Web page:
John Warfel, the development team leader, said he knows there is support for the design, for open space, hotel and housing in the project but opposition to the proposed height and massing. He asked for direction from the Council.
As is the script at public hearings, next up were the more than 75 speakers for almost three hours of public testimony.
Often design is the center of public opposition. This project has some people who are wary of the design, but many more who think it inspirational and whose wariness is focused on height and scale.
Support for the project as proposed at 148’ in height and 420,000 square feet of floor space came from long time Santa Monica activists who spoke about the good jobs that would be created and the affordable housing that was part of the project. Both housing and jobs were part of the original direction to the developer from the City.
Support for project as proposed came from members of the UNITE HERE Local 11, the hotel workers union. Melanie Lutheran, speaking for the Union said more than 1,000 union members live and/or work in Santa Monica and support the project at 148’. Clergy and Laity United joined in speaking to the need for good, well-paying jobs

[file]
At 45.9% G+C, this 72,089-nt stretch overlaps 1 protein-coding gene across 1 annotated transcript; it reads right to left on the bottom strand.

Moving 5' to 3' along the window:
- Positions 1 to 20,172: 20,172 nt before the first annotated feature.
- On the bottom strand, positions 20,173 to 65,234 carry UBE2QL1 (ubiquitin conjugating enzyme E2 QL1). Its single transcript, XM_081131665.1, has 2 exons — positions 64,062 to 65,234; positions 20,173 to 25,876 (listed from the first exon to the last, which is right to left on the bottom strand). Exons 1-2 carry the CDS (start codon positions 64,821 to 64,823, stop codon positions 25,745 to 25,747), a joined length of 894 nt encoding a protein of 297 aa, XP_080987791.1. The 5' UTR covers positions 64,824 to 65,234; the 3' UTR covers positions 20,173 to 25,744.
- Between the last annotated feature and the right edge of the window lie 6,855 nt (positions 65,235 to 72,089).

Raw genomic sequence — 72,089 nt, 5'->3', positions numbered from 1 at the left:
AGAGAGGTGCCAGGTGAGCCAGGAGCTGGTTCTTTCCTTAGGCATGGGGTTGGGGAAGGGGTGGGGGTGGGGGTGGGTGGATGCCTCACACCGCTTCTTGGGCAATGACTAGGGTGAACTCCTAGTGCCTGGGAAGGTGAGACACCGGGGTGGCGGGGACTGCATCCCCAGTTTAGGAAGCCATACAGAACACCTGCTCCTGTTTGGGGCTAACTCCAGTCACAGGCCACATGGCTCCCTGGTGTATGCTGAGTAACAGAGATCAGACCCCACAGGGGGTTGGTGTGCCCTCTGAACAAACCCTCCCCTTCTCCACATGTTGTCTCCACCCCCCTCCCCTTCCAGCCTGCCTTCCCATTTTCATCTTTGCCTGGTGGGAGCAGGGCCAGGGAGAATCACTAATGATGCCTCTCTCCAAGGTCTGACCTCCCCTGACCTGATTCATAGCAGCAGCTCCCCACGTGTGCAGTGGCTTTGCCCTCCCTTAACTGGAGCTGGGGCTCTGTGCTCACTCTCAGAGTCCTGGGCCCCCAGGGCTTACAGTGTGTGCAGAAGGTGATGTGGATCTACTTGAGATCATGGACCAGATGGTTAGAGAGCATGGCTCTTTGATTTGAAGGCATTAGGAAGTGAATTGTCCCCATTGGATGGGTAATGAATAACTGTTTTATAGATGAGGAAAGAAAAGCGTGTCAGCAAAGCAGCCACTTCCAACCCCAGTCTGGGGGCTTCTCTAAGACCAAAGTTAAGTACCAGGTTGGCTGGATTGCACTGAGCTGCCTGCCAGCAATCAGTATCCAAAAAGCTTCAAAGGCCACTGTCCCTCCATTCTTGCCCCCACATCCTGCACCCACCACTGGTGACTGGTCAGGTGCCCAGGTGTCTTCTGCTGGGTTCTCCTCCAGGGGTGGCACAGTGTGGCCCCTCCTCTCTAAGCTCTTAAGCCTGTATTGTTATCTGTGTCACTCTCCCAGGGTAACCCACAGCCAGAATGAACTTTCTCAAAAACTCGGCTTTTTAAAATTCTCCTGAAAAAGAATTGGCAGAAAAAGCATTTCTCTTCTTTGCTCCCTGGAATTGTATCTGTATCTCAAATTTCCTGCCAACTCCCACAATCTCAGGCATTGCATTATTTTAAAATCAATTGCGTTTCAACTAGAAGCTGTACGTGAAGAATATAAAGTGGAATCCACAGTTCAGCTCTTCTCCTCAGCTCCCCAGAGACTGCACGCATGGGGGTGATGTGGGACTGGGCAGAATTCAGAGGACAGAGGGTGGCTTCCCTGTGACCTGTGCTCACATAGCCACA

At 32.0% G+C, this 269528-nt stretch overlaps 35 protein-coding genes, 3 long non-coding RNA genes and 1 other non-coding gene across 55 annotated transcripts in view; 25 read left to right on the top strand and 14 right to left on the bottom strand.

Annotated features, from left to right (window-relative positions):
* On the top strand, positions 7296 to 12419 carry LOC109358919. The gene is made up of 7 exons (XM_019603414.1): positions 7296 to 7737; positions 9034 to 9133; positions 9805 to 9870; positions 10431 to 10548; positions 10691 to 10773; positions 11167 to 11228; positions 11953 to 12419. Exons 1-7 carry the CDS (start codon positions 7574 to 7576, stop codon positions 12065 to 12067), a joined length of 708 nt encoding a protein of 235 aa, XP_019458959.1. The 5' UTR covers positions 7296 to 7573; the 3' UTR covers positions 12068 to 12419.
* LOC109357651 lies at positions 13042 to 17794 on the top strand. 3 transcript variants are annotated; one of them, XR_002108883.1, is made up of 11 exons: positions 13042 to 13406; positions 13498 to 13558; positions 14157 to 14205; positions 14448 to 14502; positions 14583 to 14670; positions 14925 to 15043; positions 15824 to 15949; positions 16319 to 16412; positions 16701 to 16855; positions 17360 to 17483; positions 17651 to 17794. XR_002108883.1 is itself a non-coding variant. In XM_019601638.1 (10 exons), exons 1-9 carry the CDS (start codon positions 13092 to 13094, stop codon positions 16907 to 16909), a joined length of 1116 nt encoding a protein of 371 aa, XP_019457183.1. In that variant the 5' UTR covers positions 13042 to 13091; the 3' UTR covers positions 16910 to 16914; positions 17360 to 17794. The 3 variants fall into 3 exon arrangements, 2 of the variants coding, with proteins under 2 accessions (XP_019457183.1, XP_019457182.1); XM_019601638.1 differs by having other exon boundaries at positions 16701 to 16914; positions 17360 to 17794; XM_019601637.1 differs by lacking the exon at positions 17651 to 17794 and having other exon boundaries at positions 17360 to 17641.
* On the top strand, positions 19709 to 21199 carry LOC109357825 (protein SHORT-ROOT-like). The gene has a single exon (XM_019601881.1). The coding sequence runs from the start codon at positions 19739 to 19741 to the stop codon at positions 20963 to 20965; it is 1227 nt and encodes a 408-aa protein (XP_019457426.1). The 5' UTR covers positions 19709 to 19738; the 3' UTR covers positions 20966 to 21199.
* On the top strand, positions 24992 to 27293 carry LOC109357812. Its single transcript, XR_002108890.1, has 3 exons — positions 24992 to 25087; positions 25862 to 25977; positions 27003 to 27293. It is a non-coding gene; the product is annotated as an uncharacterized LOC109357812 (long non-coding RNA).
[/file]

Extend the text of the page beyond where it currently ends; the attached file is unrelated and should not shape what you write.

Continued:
Opposition speakers included long time Santa Monica activists speaking against planning through Development Agreements and asking the Council to look at requiring the building to comply with the 84-foot height limit.
Armen Melkonians, speaking for Residocracy, opposed the project and called instead for a public park. Many of the neighborhood groups are joining in the call for a public park on the site.
Zina Josephs, speaking for the Friends of Sunset Park stated her organizations support for a park on the site and added, “We also believe the development agreement should be put on hold until the completion of the Downtown Specific Plan because: (1) this is resident-owned land that should be used for resident needs, (2) we want a park with parking underneath, and (3) the proposed hotel/office project is deeply flawed.”